Hosted by Essence, a lifestyle magazine for African American women, this is one of the highlights of New Orleans’ summer music scene. Many of the top-sellers in the African American – and crossover – music scene are drawn to the event, and it has become a “must” for stars making the rounds on the touring circuit. It also gives African American artists, writers, craftsmen, culinary artists, businesspeople and others a chance to show and sell their wares at a bustling outdoor market.

WHEN 5-8 July WHERE Venues across New Orleans

Tales of the Cocktail

This summer the worldwide cocktail community will descend on New Orleans once again as Tales of the Cocktail returns for its 16th year. The annual gathering that’s equal parts cocktail conference and family reunion will feature a spirited schedule of brand new seminars, tastings, competitions and networking events representing the latest the industry has to offer, all under the newly formed Tales of the Cocktail Foundation – a non-profit organisation that educates, advances and supports the global hospitality industry and creates lasting impact in host communities. The 2018 conference will also feature special events planned to honour the tricentennial of New Orleans.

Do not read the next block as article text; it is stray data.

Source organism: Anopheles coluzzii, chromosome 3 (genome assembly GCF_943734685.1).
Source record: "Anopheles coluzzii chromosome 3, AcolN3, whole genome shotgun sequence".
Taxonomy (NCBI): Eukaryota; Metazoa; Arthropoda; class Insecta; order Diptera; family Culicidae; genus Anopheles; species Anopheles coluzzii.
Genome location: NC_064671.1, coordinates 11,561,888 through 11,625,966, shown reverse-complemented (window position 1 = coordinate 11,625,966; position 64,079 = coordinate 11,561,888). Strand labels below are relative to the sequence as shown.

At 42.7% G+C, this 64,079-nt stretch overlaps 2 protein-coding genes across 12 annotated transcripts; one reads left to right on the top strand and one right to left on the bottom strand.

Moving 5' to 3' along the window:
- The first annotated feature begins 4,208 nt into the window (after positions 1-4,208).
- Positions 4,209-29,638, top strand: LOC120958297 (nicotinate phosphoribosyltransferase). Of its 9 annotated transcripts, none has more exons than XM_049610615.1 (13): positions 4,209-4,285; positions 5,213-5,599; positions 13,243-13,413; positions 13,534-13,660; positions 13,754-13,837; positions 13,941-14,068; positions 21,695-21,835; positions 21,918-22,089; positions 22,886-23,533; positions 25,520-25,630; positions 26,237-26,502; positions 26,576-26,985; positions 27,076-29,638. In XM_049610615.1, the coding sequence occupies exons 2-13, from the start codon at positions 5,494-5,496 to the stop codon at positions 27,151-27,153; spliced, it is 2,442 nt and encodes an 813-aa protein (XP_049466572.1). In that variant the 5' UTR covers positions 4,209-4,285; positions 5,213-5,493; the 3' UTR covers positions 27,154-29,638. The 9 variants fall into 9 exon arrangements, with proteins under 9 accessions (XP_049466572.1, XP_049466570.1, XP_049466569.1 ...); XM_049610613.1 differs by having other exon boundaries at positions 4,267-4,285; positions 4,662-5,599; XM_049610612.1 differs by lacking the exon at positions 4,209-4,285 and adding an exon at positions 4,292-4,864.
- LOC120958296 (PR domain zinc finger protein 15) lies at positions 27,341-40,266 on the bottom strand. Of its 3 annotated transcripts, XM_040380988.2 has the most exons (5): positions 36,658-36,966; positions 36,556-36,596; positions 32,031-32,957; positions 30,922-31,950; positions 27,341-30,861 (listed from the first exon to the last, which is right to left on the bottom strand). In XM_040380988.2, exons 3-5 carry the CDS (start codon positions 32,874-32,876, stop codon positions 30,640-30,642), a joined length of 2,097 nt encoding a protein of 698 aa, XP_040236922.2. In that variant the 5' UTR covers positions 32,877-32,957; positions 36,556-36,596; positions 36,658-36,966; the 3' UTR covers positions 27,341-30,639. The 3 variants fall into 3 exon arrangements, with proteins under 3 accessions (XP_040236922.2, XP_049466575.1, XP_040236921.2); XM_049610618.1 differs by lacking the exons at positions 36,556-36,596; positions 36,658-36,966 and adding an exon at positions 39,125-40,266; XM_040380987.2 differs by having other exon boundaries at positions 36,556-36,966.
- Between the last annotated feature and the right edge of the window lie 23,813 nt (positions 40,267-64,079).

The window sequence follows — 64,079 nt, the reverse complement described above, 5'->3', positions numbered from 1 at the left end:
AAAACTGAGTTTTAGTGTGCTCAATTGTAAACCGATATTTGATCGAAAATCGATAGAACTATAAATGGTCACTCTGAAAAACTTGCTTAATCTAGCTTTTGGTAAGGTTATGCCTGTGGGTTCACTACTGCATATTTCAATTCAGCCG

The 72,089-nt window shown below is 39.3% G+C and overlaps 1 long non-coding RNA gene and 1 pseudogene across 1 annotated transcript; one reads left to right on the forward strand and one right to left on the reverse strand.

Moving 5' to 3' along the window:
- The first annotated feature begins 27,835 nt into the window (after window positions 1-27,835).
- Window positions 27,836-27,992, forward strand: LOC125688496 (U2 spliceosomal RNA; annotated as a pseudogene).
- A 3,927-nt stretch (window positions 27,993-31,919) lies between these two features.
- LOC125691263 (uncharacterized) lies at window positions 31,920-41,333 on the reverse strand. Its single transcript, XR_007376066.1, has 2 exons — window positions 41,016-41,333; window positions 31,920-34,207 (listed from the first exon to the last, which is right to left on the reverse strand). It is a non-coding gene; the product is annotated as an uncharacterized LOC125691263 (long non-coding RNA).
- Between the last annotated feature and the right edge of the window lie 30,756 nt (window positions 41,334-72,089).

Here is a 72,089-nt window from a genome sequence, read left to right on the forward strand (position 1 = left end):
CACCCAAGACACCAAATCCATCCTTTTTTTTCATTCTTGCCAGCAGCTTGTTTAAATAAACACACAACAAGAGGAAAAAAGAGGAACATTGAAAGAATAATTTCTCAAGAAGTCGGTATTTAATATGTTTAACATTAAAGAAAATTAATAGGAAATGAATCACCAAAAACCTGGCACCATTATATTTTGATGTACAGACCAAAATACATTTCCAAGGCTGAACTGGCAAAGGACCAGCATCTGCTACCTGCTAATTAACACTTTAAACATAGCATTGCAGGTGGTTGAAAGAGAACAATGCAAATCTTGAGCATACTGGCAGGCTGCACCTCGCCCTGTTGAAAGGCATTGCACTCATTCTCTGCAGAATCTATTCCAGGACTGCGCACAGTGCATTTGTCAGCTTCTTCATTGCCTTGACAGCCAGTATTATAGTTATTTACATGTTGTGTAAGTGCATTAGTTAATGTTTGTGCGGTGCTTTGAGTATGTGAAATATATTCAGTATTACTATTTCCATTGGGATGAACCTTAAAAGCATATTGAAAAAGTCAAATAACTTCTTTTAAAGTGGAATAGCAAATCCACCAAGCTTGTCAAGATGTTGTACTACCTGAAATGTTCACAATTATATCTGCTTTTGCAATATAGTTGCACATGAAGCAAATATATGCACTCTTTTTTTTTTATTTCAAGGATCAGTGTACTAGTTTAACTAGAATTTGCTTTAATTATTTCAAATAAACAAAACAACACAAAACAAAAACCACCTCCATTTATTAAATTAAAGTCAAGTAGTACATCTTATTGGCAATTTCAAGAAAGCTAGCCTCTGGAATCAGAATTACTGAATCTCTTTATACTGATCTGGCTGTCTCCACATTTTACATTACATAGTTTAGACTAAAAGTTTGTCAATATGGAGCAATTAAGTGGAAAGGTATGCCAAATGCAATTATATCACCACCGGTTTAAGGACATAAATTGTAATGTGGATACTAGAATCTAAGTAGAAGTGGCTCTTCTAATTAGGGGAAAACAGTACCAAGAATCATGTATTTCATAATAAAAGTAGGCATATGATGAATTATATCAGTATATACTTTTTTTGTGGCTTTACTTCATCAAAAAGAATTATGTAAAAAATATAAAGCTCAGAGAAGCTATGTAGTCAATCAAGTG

WHEN 17-22 July WHERE Venues across New Orleans MORE INFO www.talesofthecocktail.org

Tales of the Cocktail

Umbrella-adorned drinks at Tales of the Cocktail (Photo: Randy Schmidt)

Naughty in N’awlins

Billed as one of the world’s largest lifestyle convention for couples, more than 1,000 polyamorous couples descend on New Orleans each year for this epic swinging convention. The event includes a giant Sexual Freedom Parade aimed at raising awareness of polyamorous relationships, swinging lifestyles and so-called archaic laws outlawing sex toys. There’s also seminars and workshops on Tantra, BDSM, photography, massage and much more.

WHEN 25-29 July WHERE Astor Crowne Plaza Hotel, New Orleans

Satchmo Summerfest

Presented by Chevron, this festival celebrates the life, legacy, and music of New Orleans’ native son, Louis Armstrong. What began in 2001 as a way to commemorate the musician’s 100th birthday has grown into a three-day event filled with entertainment, education, and fare from some of New Orleans’ most notable restaurants. Featuring over 100 artists representing New Orleans’ finest traditional and contemporary jazz musicians and brass bands, the festival also showcases New Orleans’ most important indigenous traditions, such as a Sunday morning Jazz Mass at the historic St. Augustine Church in Treme and traditional second line parade. A modest $5 daily admission helps support local musicians and funds the event.